- Published: Monday, 19 December 2011
- Written by Jon Chandler
- Hits: 5869
In my article on the Irradiance Meter, I showed a picture of my friend Orris's solar panel set up for evaluation. I recently had a chance to visit and see the progress on this project. It's most impressive! Orris has been busy. Although not a exactly a microcontroller project, I think you'll enjoy seeing what a DIY-er can do on a large scale.
The array consists of 24 panels of 4' x 4' with a potential output of about 4 kW. The array features vertical tracking and will eventually include reflectors to direct more sunlight on to the panels. The panels are shown nearly fully elevated for the winter sun in the Seattle area (47° N latitude).
The panels are quite impressive. The framework at top and bottom is in place to accept the reflector panels. I believe the panels will add about 50% to the output of the array.
This array features vertical tracking to gain maximum efficiency. Orris learned that the panels can be tracked vertically (i.e., tilted) or horizontally (i.e., turned) with about an equal gain in performance. Doing both at once does not result in much additional improvement. The picture below shows the back side of the array which is fully elevated for the winter. The channel to the right corner is the flattest position for summer.
The tilt of the panels can be adjusted seasonally for optimum angle. Orris has designed the system for active tracking where the panels follow the sun throughout the day. After a lot of effort and research, the system is remarkable simple. The bottom edge of the panel is supported by delryn bearings rotating on chain link fence tubing. The array is positioned by a rack & pinion system connected to the top of the array. The racks can be seen in the photos above and below.
The pinion is ingenious. Orris found the manufacturer of this mechanism on the web. The pinions are mounted to a pipe which rotates to change the panel elevation. The bracket and rollers keeps the rack engaged to the pinion and allows using a relatively light weight rack.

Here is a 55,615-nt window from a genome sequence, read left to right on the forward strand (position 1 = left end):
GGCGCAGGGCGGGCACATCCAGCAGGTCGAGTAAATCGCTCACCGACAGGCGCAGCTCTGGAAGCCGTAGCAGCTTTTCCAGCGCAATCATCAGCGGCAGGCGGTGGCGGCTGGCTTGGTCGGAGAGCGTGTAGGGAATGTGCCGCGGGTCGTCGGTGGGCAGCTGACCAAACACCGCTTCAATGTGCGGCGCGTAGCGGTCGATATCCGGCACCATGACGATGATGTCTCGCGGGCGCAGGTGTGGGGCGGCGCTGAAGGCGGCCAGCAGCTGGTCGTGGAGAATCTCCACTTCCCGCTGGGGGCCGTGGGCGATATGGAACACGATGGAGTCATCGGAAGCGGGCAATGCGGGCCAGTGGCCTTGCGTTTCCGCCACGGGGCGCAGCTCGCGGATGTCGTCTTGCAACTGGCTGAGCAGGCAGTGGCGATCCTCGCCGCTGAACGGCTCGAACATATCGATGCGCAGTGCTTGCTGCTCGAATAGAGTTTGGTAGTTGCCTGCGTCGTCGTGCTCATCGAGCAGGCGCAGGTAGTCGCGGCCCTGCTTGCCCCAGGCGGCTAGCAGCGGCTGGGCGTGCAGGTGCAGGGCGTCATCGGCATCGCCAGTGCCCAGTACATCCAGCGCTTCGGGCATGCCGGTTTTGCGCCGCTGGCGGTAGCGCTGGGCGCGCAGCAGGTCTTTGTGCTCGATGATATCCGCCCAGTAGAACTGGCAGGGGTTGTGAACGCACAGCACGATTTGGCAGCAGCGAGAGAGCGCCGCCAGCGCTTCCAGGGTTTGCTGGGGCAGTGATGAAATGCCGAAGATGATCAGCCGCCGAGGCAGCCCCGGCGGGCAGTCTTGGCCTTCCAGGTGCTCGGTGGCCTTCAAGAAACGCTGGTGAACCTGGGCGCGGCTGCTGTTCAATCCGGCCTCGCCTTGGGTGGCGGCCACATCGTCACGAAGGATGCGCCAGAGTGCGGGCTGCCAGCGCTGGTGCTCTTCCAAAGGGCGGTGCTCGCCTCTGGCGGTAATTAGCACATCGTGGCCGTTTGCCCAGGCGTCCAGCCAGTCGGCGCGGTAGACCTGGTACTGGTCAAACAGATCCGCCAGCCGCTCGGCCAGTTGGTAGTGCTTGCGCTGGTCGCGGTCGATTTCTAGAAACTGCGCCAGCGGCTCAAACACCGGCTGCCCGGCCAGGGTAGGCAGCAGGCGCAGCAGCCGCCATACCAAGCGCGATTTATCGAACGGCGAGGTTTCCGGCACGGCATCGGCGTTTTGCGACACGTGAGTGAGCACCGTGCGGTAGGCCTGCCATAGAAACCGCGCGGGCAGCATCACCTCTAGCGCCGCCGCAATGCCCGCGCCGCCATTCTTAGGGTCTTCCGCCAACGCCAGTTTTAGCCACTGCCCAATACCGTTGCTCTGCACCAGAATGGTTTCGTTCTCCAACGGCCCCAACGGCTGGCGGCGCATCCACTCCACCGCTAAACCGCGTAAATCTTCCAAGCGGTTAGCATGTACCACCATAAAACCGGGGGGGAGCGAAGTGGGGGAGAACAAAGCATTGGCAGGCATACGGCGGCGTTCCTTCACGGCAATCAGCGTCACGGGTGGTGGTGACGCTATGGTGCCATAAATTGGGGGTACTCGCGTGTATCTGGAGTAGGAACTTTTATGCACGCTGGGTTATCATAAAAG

The tilt mechanism is driven by a small DC motor. It output speed is immensely geared down by the triple-reduction chain and gearbox system. The final output of the gearbox rotates the pipe that carries the pinions, moving the racks and changing the array angle.
The bearings are simple delyn blocks. These handle the load and small angle of rotation well.
Concrete weights are used to counterweight the array and structure. The shape may be familiar.
Each solar panel is made from an array of solar cells sandwiched between sheets of tempered glass. Each panel has 49 individual solar cells.
This picture shows two solar cells of the panel.
The output of the solar array is converted to AC power by inverters and is sold back to the power company. There is no local storage or any ability to use the power directly.
A massive heatsink can be seen at the top of the inverter. Two inverters are required to handle the full output of the array.
The nameplate from the side of the inverter provides some information about the solar array. i believe this nameplate is for one half of the array.
Orris has put a lot of effort into this awesome system!
I almost forgot to mention that there is some microcontroller development going on for this system. the tracking system will follow the sun throughout the day. More accurately, it will follow the predicted position of the sun. Orris is using a Sparkfun GPS receiver to determine date and time for adjusting the position of the array.
If you have any questions about this system, ask them here or send them to me directly and I'll forward them on to Orris.